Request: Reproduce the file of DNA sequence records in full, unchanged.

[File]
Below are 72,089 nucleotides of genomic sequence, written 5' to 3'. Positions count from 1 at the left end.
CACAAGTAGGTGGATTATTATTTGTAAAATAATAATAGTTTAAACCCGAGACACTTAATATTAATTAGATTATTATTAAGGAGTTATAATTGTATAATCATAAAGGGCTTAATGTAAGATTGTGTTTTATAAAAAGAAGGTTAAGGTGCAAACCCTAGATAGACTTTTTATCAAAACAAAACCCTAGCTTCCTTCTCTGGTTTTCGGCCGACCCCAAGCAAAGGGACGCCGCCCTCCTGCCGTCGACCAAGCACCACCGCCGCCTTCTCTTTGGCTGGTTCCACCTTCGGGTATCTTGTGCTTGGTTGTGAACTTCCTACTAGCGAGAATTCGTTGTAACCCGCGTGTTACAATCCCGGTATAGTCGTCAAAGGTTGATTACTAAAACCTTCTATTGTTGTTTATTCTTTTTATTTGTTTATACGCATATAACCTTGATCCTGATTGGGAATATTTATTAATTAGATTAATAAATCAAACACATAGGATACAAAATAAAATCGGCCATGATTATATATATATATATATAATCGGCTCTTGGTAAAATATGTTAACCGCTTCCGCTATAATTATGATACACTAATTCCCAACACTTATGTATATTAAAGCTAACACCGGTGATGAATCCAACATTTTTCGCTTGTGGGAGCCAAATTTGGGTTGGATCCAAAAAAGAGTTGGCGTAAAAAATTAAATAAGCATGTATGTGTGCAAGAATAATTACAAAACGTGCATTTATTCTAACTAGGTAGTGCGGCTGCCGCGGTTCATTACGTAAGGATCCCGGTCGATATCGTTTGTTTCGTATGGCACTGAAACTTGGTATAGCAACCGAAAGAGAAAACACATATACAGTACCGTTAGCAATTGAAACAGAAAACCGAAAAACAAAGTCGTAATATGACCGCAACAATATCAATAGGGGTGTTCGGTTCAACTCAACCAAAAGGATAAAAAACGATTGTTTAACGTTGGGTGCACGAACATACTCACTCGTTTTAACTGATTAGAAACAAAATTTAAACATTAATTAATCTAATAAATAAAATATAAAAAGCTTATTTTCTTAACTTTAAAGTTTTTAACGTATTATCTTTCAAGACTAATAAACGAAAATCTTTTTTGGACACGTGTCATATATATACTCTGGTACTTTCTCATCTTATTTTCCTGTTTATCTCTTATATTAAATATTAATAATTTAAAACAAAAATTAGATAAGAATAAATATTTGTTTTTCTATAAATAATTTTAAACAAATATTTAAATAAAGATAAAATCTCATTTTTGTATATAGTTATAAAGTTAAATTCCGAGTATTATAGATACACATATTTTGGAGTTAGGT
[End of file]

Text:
Below are 72,089 nucleotides of genomic sequence, written 5' to 3'. Positions count from 1 at the left end.
CACAAGTAGGTGGATTATTATTTGTAAAATAATAATAGTTTAAACCCGAGACACTTAATATTAATTAGATTATTATTAAGGAGTTATAATTGTATAATCATAAAGGGCTTAATGTAAGATTGTGTTTTATAAAAAGAAGGTTAAGGTGCAAACCCTAGATAGACTTTTTATCAAAACAAAACCCTAGCTTCCTTCTCTGGTTTTCGGCCGACCCCAAGCAAAGGGACGCCGCCCTCCTGCCGTCGACCAAGCACCACCGCCGCCTTCTCTTTGGCTGGTTCCACCTTCGGGTATCTTGTGCTTGGTTGTGAACTTCCTACTAGCGAGAATTCGTTGTAACCCGCGTGTTACAATCCCGGTATAGTCGTCAAAGGTTGATTACTAAAACCTTCTATTGTTGTTTATTCTTTTTATTTGTTTATACGCATATAACCTTGATCCTGATTGGGAATATTTATTAATTAGATTAATAAATCAAACACATAGGATACAAAATAAAATCGGCCATGATTATATATATATATATATAATCGGCTCTTGGTAAAATATGTTAACCGCTTCCGCTATAATTATGATACACTAATTCCCAACACTTATGTATATTAAAGCTAACACCGGTGATGAATCCAACATTTTTCGCTTGTGGGAGCCAAATTTGGGTTGGATCCAAAAAAGAGTTGGCGTAAAAAATTAAATAAGCATGTATGTGTGCAAGAATAATTACAAAACGTGCATTTATTCTAACTAGGTAGTGCGGCTGCCGCGGTTCATTACGTAAGGATCCCGGTCGATATCGTTTGTTTCGTATGGCACTGAAACTTGGTATAGCAACCGAAAGAGAAAACACATATACAGTACCGTTAGCAATTGAAACAGAAAACCGAAAAACAAAGTCGTAATATGACCGCAACAATATCAATAGGGGTGTTCGGTTCAACTCAACCAAAAGGATAAAAAACGATTGTTTAACGTTGGGTGCACGAACATACTCACTCGTTTTAACTGATTAGAAACAAAATTTAAACATTAATTAATCTAATAAATAAAATATAAAAAGCTTATTTTCTTAACTTTAAAGTTTTTAACGTATTATCTTTCAAGACTAATAAACGAAAATCTTTTTTGGACACGTGTCATATATATACTCTGGTACTTTCTCATCTTATTTTCCTGTTTATCTCTTATATTAAATATTAATAATTTAAAACAAAAATTAGATAAGAATAAATATTTGTTTTTCTATAAATAATTTTAAACAAATATTTAAATAAAGATAAAATCTCATTTTTGTATATAGTTATAAAGTTAAATTCCGAGTATTATAGATACACATATTTTGGAGTTAGGT